PHP users are slowly but surely migrating over to PHP 7, the upgrade to the server-side web development language that came out a year ago. But issues like incompatibility and IT user policy restrictions are stalling their progress.
A recent survey of nearly 1,300 PHP users taken by PHP tools producer Zend found that nearly 20 percent had already made the move, 21 percent were in progress, 15 percent planned to move in the next six months, and 17 percent planned to move in less than one year.
But 14 percent were putting off the migration for more than a year, and another 14 percent were not planning to move at all. Barriers to migration include incompatibility with custom code (nearly 31 percent), lack of support for third-party frameworks and libraries (17), lack of available extensions (11), IT policy restrictions (11), and customer requirements (10).
When respondents were asked about their security concerns related to PHP, they mentioned vulnerabilities in custom code (48 percent), open source or third-party components (30), infrastructure (12.2), and the PHP stack (6.5).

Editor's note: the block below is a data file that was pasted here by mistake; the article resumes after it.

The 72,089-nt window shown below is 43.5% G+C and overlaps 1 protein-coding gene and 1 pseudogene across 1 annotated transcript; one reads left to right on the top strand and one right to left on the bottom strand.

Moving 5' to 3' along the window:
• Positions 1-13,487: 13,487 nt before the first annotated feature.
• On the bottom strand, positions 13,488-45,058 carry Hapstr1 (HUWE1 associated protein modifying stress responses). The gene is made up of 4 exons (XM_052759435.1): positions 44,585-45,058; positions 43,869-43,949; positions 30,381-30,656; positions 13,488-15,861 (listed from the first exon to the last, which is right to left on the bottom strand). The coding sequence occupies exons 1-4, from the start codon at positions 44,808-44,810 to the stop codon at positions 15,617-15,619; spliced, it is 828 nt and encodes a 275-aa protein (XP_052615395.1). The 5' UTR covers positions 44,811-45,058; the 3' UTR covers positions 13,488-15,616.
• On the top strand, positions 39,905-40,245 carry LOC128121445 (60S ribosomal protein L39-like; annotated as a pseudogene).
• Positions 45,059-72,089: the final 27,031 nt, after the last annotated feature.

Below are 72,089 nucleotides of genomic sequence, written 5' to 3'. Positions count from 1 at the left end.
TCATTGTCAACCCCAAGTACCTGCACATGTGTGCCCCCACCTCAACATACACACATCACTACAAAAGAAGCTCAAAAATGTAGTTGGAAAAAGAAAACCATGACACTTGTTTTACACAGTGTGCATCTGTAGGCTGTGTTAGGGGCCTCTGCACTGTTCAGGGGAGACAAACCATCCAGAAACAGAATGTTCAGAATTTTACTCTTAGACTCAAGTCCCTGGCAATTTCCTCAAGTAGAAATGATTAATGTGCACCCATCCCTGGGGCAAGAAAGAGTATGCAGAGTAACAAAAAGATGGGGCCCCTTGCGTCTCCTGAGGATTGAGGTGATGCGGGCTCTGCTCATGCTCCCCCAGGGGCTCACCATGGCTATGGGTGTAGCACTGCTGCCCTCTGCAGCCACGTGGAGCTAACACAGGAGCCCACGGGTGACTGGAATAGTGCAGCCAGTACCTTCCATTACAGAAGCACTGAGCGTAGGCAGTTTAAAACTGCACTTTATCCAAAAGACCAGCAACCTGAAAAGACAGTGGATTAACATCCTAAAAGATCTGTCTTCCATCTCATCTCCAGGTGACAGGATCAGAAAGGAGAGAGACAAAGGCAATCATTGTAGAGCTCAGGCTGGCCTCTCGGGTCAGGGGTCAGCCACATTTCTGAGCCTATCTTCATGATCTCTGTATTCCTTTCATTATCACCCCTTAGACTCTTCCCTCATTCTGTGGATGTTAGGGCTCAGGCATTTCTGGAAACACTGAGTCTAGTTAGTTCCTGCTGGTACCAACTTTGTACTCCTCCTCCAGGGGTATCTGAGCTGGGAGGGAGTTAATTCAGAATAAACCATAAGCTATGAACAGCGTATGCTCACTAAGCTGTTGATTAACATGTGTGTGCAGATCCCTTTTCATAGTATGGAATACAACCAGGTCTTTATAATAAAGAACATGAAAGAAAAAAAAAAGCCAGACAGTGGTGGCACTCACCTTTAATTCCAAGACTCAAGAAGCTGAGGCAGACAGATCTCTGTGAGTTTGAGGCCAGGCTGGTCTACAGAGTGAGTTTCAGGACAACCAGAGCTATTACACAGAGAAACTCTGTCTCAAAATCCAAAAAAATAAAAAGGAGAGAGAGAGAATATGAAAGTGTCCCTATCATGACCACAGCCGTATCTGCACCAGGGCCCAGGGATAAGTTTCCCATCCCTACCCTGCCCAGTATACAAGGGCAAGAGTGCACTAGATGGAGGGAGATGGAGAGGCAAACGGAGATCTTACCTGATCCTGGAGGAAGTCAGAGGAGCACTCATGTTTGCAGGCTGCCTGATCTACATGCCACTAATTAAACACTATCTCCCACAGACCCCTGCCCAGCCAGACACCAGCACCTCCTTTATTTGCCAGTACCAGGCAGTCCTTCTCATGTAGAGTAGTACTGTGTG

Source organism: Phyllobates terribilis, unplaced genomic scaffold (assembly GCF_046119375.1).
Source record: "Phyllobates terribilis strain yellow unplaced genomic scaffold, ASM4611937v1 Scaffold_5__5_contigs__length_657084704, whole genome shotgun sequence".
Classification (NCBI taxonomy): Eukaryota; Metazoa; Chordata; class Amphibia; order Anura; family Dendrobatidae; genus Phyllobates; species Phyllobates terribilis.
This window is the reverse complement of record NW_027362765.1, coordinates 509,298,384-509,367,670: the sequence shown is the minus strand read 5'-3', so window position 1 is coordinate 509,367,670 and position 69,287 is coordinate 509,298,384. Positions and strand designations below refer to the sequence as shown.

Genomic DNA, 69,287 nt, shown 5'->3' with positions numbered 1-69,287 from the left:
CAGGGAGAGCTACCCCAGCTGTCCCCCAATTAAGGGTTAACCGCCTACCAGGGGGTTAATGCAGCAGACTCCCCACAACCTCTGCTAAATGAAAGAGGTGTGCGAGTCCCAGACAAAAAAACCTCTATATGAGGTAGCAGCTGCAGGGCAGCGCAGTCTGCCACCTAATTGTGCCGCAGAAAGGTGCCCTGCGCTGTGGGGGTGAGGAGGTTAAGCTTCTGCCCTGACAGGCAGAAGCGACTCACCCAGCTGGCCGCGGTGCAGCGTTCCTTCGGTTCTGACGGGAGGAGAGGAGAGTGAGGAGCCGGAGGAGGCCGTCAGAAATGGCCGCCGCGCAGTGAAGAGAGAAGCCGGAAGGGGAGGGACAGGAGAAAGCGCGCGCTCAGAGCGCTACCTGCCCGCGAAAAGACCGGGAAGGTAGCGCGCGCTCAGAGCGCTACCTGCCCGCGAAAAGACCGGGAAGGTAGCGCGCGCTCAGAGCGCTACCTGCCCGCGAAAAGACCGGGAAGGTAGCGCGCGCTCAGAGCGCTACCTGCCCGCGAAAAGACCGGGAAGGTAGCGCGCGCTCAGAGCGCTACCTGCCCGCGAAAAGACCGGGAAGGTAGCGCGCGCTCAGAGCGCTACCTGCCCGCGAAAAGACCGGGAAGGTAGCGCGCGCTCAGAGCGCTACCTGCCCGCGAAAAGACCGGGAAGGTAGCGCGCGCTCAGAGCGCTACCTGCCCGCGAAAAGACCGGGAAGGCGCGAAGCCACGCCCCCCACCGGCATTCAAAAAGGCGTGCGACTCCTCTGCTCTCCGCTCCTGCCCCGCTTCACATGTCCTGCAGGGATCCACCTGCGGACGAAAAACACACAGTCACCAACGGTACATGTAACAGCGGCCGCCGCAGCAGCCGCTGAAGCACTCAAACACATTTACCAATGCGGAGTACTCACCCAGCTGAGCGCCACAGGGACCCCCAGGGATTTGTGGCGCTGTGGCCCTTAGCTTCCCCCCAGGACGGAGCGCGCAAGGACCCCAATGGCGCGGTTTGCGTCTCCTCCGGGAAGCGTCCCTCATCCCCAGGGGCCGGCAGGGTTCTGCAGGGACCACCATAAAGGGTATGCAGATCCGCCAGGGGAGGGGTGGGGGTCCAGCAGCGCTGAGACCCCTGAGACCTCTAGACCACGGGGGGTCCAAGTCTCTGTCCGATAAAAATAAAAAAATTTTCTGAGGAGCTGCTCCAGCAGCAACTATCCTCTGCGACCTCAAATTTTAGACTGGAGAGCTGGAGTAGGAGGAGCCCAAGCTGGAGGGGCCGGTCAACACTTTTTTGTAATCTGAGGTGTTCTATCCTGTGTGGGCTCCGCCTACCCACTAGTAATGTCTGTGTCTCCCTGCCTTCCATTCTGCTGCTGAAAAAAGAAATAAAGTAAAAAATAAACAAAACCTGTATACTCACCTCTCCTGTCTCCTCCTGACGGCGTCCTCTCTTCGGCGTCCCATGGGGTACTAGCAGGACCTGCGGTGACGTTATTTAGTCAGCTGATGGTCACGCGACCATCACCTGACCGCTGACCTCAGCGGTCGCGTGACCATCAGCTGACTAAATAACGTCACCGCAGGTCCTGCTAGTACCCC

The survey also found, unsurprisingly, that about 93 percent of users were deploying PHP for web applications. It’s also being used for services or APIs (63 percent), CMS software (48), internal business applications (46 percent), e-commerce (35 percent), and as a back end for mobile apps (34.35).
Respondents encountered few issues when deploying PHP applications into production, with 25 percent saying they almost never had problems and about 42 percent saying they had problems fewer than one-quarter of the time. About 9 percent said they had problems with almost every deployment or with more than half of deployments.
The survey asked about the problem resolution and maintenance vs. developing new functionalities equation, and it found imbalances in both directions. Slightly less than 35 percent of respondents said they spent three-quarters of their time on new functionality and the rest fixing problems, and almost 26 percent spent the vast majority of their time on new functionality. For about 25 percent, the breakdown was half and half.
Zend also inquired about the frequency of code deployments. Nearly 32 percent deploy several times a week, while 14 percent deploy several times per day. Slightly more than 21 percent deploy weekly, and 27 percent opt for one to three times a month for deployments. Just 6.26 percent deploy one to three times a year.